Autumn Statement 2013: Going green does not have to cost the earth says Osborne

The Chancellor George Osborne skimmed over the rising energy bills debate in his Autumn Statement today and offered brief details on the Government's carbon and energy security plans.

In his speech, the Chancellor continued his support for nuclear and shale gas and reiterated yesterday's decision to push the Government's renewable energy strategy through offshore wind power rather than onshore wind and solar energy.

He confirmed a tax break for shale gas, which he first announced a year ago. Osborne is attempting to encourage exploration of the controversial gas by halving tax rates on the early profits made by fracking firms.

Osborne said: "The country that was the first to extract oil and gas from deep under the sea should not turn its back on new sources of energy like shale gas because it's all too difficult".

He also extended his backing for nuclear power by boasting "the country with the world's first civil nuclear programme shouldn't be a country that says we can do this no longer".

With a brief mention of renewables, the Chancellor pin-pointed yesterday's updated strike prices, which he said "supports long-term investment in offshore wind, and prioritises it over onshore wind".

He did, however, stress that the Government will focus on "the thing it can and should control: the levies and charges that previous Energy Secretaries piled on bills".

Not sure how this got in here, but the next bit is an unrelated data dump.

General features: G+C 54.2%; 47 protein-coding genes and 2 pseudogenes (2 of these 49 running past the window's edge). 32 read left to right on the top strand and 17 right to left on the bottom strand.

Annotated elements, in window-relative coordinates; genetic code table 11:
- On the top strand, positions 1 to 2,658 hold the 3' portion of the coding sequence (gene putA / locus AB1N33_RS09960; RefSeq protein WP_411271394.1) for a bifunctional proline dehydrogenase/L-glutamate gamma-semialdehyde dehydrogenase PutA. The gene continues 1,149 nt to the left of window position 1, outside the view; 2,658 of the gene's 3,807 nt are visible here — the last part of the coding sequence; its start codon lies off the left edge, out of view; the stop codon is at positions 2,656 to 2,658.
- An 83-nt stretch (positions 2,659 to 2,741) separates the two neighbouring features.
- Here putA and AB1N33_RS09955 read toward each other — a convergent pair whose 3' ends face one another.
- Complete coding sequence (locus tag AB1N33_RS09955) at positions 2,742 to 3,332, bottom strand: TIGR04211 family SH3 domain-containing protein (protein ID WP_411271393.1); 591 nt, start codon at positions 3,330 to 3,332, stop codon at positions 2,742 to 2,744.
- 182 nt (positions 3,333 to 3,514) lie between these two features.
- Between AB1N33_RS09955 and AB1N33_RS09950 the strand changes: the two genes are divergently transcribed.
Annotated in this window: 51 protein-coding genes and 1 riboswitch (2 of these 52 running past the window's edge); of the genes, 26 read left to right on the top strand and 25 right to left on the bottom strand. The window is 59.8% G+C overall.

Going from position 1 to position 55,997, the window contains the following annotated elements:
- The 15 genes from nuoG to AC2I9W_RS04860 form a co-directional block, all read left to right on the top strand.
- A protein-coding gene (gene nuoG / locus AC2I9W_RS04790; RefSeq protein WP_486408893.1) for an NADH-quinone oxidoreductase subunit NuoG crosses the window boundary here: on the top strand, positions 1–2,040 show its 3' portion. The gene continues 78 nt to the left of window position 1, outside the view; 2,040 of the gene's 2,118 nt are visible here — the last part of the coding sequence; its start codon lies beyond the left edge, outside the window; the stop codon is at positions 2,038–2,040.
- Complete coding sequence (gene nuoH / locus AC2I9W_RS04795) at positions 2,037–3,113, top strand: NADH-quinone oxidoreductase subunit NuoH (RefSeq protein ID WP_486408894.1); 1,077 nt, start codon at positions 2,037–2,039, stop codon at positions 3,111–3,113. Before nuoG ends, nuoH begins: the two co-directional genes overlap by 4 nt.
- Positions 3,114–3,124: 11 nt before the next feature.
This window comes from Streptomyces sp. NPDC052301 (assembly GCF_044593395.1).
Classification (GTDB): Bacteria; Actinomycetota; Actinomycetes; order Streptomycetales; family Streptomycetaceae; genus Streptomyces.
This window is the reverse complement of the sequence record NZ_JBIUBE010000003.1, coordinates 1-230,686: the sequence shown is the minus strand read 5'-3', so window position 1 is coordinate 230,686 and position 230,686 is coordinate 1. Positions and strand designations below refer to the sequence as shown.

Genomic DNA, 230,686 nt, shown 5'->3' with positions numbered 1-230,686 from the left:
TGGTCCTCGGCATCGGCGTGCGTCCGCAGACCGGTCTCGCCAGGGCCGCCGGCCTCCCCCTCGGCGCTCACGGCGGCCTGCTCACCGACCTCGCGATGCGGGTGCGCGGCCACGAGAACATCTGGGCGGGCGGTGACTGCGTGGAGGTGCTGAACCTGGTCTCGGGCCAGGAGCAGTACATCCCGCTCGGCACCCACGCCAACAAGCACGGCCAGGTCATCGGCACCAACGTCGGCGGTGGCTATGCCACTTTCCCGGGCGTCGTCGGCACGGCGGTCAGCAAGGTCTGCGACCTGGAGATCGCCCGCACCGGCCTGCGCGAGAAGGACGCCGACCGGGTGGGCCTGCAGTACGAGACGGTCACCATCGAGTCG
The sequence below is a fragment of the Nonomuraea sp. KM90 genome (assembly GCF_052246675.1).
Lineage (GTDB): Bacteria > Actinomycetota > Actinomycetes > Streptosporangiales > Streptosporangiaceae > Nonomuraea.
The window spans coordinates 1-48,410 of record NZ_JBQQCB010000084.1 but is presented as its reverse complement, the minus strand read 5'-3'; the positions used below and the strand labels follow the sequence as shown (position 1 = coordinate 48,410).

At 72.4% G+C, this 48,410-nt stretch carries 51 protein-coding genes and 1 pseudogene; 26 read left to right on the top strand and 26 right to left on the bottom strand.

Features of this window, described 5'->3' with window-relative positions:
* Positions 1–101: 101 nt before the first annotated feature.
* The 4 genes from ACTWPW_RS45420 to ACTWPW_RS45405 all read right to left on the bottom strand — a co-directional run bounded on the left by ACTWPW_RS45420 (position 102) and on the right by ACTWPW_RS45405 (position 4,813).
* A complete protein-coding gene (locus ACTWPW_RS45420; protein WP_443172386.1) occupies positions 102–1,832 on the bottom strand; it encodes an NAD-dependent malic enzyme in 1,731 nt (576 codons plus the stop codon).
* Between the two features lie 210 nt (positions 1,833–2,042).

"This week we deliver on the promise made by the Prime Minister to roll back those levies. The result: an average of £50 off family bills.

"We're doing this in a way that supports the lowest income families. Reduces carbon. Supports investment in our energy infrastructure," he added.

Responding to the Chancellor's statement, environmental groups and manufacturers expressed their anger towards the lack of detail on tackling rising energy bills and the Government's continued support for the fossil fuel industry.

Chief executive of WWF-UK David Nussbaum said: "On environmental issues, George Osborne still seems keener to look to the past than to look to the future. Championing the oil and gas sector and handing out tax breaks for fracking jars with the David Cameron's instance that we're in a global race to benefit from the green economy.

"Claiming that 'going green doesn't have to cost the earth' is simply putting a deliberately negative spin on green technologies, in a week when the Government has clearly recognised that this industry is growing and driving down costs. The Chancellor needs to understand that his rhetoric has an impact and undermines the green economy, despite it being one of our fastest growing sectors," added Nussbaum.

Commenting on the absence of a further support package for energy intensive companies, chief executive of EEF, the manufacturers' organisation Terry Scuoler, said: "Industry, especially energy intensive users, will be dismayed that Government has failed to address the genuine concerns surrounding the uncompetitive price of energy for UK manufacturers.

"Companies looking to invest and create jobs in the UK need a long-term commitment by Government to control costs increases and compensate those most affected. Without this commitment, making the case in global boardrooms to invest in the UK will get increasingly difficult," he added.

Leigh Stringer


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